The Navy, through its contractors, employs a number of processes and steps to address the contamination.

A groundwater treatment system has been operating in the area designated as Site 3 since 1997, extracting from 23 wells. The water is processed through carbon to remove volatile organic compounds and discharged to the ground. Steve Passafaro of Sovereign Consulting said the system is extracting less than a pound of the compounds per month.

Paul Probasco, who works for Tetra Tech, said “there is a component of TCE and 1.4 dioxane to the north that we want to be able to better capture. Construction of an expanded extraction system – 28 additional wells – is expected to get underway early next year, he said.

In the summer of 2021, the system was upgraded with an advanced oxidation process, Passafaro said, to remove the contaminant 1.4 dioxane. Last year, technicians added injections of LactOil.  

In answer to a question from Board of Health member Ann Kiessling, Probasco said the soy-based vegetable oil injections “degrade better in a more anaerobic environment that is rich in carbon to enhance the naturally occurring bugs in an oxygen deficient environment. The aim is to remediate more efficiently.” 

Other mitigation measures include evaluation for potential emerging chemicals, and periodic monitoring and reviews.

Part of the mitigation effort takes place with groundwater on acreage south of Hartwell Road, known as the southern flight test area that was divested by the Navy in 2019 and now is part of the site for a proposed major hangar development at Hanscom Field. The chemical compounds known as PFAS have been detected in groundwater there, and monitoring continues.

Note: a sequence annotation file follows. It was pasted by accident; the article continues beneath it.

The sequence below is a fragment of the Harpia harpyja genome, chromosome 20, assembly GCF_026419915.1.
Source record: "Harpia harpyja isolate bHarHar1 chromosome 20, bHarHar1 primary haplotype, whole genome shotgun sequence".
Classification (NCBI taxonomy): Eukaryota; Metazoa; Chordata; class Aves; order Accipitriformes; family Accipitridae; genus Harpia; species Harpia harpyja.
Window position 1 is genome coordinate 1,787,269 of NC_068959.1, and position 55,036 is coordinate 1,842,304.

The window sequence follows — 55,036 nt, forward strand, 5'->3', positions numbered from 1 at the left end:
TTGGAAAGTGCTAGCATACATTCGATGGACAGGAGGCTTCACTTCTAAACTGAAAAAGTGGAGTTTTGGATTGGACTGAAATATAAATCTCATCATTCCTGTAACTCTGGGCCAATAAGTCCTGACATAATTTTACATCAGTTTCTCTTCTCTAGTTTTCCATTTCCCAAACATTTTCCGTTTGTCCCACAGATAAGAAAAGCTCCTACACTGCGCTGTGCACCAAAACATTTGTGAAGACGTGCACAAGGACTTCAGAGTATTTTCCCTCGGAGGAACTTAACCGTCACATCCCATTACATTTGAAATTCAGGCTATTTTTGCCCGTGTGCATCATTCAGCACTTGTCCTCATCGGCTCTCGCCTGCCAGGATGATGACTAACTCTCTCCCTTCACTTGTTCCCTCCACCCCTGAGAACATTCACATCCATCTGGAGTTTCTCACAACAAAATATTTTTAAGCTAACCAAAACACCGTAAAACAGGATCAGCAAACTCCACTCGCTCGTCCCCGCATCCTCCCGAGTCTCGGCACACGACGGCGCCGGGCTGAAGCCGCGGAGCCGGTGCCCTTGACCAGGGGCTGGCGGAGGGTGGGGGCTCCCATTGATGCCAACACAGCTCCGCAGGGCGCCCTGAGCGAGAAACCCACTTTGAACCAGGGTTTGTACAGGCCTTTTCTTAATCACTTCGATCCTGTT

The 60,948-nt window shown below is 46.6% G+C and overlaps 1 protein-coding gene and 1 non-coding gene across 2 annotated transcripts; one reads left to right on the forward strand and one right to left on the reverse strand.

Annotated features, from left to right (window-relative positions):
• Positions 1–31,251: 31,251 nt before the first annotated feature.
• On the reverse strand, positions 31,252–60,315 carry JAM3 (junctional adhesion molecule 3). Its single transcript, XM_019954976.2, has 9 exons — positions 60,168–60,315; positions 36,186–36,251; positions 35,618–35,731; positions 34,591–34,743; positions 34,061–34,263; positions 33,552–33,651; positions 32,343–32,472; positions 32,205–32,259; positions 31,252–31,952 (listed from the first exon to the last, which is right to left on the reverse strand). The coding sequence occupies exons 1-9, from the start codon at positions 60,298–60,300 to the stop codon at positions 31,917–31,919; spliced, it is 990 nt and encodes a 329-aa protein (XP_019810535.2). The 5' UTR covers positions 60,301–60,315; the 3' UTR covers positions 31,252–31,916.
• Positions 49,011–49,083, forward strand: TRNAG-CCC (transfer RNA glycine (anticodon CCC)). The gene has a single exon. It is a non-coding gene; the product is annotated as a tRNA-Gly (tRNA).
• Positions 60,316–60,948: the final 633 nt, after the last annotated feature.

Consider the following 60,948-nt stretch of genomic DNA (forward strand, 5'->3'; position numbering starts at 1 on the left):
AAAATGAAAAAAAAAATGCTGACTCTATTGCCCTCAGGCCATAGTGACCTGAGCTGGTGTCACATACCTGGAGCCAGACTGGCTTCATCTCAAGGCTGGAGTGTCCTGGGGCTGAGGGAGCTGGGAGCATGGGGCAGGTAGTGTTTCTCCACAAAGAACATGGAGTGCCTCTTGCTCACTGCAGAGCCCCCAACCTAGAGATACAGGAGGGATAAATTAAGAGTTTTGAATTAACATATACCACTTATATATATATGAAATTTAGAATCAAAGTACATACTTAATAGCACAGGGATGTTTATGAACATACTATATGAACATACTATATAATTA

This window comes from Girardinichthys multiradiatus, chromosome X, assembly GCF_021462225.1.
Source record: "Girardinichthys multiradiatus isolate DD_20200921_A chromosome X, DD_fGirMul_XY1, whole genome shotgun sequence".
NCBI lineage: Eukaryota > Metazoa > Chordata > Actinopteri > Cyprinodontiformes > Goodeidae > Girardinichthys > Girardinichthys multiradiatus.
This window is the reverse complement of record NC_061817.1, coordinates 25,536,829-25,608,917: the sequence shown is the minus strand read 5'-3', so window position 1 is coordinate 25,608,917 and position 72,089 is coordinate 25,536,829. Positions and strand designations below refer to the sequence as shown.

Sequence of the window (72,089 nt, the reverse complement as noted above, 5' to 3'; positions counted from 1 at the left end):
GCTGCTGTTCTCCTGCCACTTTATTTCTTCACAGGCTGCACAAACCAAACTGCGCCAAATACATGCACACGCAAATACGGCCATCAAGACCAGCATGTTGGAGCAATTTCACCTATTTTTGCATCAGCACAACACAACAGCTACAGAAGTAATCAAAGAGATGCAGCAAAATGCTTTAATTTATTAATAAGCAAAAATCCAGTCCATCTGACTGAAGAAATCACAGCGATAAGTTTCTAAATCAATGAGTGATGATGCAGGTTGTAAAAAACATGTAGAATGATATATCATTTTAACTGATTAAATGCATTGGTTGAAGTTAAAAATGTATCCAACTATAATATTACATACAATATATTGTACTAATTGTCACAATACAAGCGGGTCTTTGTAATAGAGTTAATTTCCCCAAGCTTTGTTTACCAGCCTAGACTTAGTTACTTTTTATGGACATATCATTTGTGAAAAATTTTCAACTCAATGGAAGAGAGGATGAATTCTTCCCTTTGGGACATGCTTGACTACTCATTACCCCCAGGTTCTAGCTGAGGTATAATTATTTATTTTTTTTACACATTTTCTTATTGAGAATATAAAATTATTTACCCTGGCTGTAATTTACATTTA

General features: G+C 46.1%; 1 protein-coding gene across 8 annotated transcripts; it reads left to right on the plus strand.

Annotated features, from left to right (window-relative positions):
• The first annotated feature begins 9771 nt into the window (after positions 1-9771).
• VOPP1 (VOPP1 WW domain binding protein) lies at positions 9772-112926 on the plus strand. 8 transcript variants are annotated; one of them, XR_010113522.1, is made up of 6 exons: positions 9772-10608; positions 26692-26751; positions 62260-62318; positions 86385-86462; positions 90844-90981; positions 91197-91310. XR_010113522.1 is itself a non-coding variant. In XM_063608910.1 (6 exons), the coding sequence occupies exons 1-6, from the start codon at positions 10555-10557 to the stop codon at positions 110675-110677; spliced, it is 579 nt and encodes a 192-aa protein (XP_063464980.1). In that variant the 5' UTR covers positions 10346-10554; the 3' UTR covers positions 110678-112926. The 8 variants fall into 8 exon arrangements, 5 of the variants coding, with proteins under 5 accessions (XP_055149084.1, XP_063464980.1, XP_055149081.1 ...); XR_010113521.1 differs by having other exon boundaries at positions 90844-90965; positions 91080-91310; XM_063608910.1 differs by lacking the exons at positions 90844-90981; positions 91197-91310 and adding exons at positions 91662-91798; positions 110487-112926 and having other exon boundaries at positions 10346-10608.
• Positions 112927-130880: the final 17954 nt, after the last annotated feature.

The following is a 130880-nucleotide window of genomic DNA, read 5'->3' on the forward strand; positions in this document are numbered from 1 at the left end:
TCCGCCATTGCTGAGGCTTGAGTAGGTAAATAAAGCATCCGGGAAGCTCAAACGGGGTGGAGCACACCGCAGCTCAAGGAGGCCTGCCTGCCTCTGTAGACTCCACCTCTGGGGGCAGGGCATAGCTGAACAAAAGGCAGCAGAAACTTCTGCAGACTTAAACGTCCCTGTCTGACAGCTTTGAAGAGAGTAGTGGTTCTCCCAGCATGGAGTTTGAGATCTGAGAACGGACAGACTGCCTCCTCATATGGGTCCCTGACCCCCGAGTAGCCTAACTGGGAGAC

Select Board member Emily Mitchell, the town’s representative on the Hanscom Field Advisory Commission, noted that plans call for underground fuel storage on the site. She asked if that would interfere with remediation efforts. 

McCarthy said land-use controls on the site do not prohibit fuel storage. “New tanks are not expected to have leaks,” he said. 

In answer to a question, Ross said he had no concerns about the impact of the planned hangar project on the remediation effort. 

“Whatever they do they will have to make sure we continue our work,” he said. “All agencies are reaching out to the developers to get as much information as possible.”

Jennifer Boles noted that there are plans for an aviation support building on the area south of Hartwell Road. She asked if there would be a problem with sleeping quarters in that facility. “That’s something that would have to be evaluated,” said Randi Augustine of the state Department of Environmental Protection.

A separate panel for many years has been addressing several contaminated sites around Hanscom Field.

Ross noted that trespassers continue to try to access buildings on the site, despite audible warnings and camera surveillance. Windows and doors have been sealed with 12-foot sheets of metal.